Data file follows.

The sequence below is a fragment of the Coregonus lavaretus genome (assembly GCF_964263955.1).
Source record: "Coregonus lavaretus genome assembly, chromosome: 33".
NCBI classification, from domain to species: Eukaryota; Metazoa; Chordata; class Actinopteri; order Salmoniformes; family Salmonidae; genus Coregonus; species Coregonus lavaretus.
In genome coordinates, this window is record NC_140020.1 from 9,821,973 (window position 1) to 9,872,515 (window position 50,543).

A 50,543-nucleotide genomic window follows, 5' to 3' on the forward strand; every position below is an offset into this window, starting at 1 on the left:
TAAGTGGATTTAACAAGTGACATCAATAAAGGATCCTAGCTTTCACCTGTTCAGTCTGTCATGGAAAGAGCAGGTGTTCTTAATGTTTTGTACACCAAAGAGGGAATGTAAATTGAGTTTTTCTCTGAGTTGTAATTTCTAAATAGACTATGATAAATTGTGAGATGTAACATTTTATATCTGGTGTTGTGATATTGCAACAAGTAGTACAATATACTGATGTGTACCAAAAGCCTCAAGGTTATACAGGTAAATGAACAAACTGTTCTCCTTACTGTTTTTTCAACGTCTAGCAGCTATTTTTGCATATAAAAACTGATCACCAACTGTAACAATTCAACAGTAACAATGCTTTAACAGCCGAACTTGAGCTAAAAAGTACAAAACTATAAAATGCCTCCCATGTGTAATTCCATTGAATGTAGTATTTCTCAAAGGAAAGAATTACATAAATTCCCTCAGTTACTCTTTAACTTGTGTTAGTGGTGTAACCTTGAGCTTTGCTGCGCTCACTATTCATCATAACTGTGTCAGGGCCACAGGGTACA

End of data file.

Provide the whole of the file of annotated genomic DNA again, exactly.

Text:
The sequence below is a fragment of the Coregonus lavaretus genome (assembly GCF_964263955.1).
Source record: "Coregonus lavaretus genome assembly, chromosome: 33".
NCBI classification, from domain to species: Eukaryota; Metazoa; Chordata; class Actinopteri; order Salmoniformes; family Salmonidae; genus Coregonus; species Coregonus lavaretus.
In genome coordinates, this window is record NC_140020.1 from 9,821,973 (window position 1) to 9,872,515 (window position 50,543).

A 50,543-nucleotide genomic window follows, 5' to 3' on the forward strand; every position below is an offset into this window, starting at 1 on the left:
TAAGTGGATTTAACAAGTGACATCAATAAAGGATCCTAGCTTTCACCTGTTCAGTCTGTCATGGAAAGAGCAGGTGTTCTTAATGTTTTGTACACCAAAGAGGGAATGTAAATTGAGTTTTTCTCTGAGTTGTAATTTCTAAATAGACTATGATAAATTGTGAGATGTAACATTTTATATCTGGTGTTGTGATATTGCAACAAGTAGTACAATATACTGATGTGTACCAAAAGCCTCAAGGTTATACAGGTAAATGAACAAACTGTTCTCCTTACTGTTTTTTCAACGTCTAGCAGCTATTTTTGCATATAAAAACTGATCACCAACTGTAACAATTCAACAGTAACAATGCTTTAACAGCCGAACTTGAGCTAAAAAGTACAAAACTATAAAATGCCTCCCATGTGTAATTCCATTGAATGTAGTATTTCTCAAAGGAAAGAATTACATAAATTCCCTCAGTTACTCTTTAACTTGTGTTAGTGGTGTAACCTTGAGCTTTGCTGCGCTCACTATTCATCATAACTGTGTCAGGGCCACAGGGTACA